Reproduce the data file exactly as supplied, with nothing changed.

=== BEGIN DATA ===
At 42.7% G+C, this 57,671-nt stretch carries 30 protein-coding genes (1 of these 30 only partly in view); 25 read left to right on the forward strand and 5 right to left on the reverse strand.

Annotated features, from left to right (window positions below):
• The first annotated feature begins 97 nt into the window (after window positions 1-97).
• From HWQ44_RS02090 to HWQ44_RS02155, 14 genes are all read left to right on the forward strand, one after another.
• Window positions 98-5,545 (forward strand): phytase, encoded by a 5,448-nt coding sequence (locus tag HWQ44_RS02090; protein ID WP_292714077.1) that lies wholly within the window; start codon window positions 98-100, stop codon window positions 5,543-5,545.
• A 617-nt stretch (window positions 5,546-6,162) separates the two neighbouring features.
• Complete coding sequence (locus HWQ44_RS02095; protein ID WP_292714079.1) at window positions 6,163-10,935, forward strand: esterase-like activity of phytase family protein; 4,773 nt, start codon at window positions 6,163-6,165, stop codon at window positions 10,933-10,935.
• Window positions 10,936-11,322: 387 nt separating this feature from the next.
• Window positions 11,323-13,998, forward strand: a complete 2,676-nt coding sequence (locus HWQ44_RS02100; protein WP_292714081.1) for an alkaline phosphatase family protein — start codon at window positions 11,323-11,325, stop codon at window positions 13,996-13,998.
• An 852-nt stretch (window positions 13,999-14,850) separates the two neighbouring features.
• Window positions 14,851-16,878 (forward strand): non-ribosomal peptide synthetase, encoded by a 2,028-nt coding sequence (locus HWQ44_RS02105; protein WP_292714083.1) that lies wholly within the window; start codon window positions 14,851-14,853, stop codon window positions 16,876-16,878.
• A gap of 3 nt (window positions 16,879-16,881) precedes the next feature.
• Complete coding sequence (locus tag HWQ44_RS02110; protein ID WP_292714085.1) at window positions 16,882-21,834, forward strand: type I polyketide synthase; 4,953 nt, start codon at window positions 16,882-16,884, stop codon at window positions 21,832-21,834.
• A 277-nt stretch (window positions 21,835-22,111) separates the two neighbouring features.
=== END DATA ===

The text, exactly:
At 42.7% G+C, this 57,671-nt stretch carries 30 protein-coding genes (1 of these 30 only partly in view); 25 read left to right on the forward strand and 5 right to left on the reverse strand.

Annotated features, from left to right (window positions below):
• The first annotated feature begins 97 nt into the window (after window positions 1-97).
• From HWQ44_RS02090 to HWQ44_RS02155, 14 genes are all read left to right on the forward strand, one after another.
• Window positions 98-5,545 (forward strand): phytase, encoded by a 5,448-nt coding sequence (locus tag HWQ44_RS02090; protein ID WP_292714077.1) that lies wholly within the window; start codon window positions 98-100, stop codon window positions 5,543-5,545.
• A 617-nt stretch (window positions 5,546-6,162) separates the two neighbouring features.
• Complete coding sequence (locus HWQ44_RS02095; protein ID WP_292714079.1) at window positions 6,163-10,935, forward strand: esterase-like activity of phytase family protein; 4,773 nt, start codon at window positions 6,163-6,165, stop codon at window positions 10,933-10,935.
• Window positions 10,936-11,322: 387 nt separating this feature from the next.
• Window positions 11,323-13,998, forward strand: a complete 2,676-nt coding sequence (locus HWQ44_RS02100; protein WP_292714081.1) for an alkaline phosphatase family protein — start codon at window positions 11,323-11,325, stop codon at window positions 13,996-13,998.
• An 852-nt stretch (window positions 13,999-14,850) separates the two neighbouring features.
• Window positions 14,851-16,878 (forward strand): non-ribosomal peptide synthetase, encoded by a 2,028-nt coding sequence (locus HWQ44_RS02105; protein WP_292714083.1) that lies wholly within the window; start codon window positions 14,851-14,853, stop codon window positions 16,876-16,878.
• A gap of 3 nt (window positions 16,879-16,881) precedes the next feature.
• Complete coding sequence (locus tag HWQ44_RS02110; protein ID WP_292714085.1) at window positions 16,882-21,834, forward strand: type I polyketide synthase; 4,953 nt, start codon at window positions 16,882-16,884, stop codon at window positions 21,832-21,834.
• A 277-nt stretch (window positions 21,835-22,111) separates the two neighbouring features.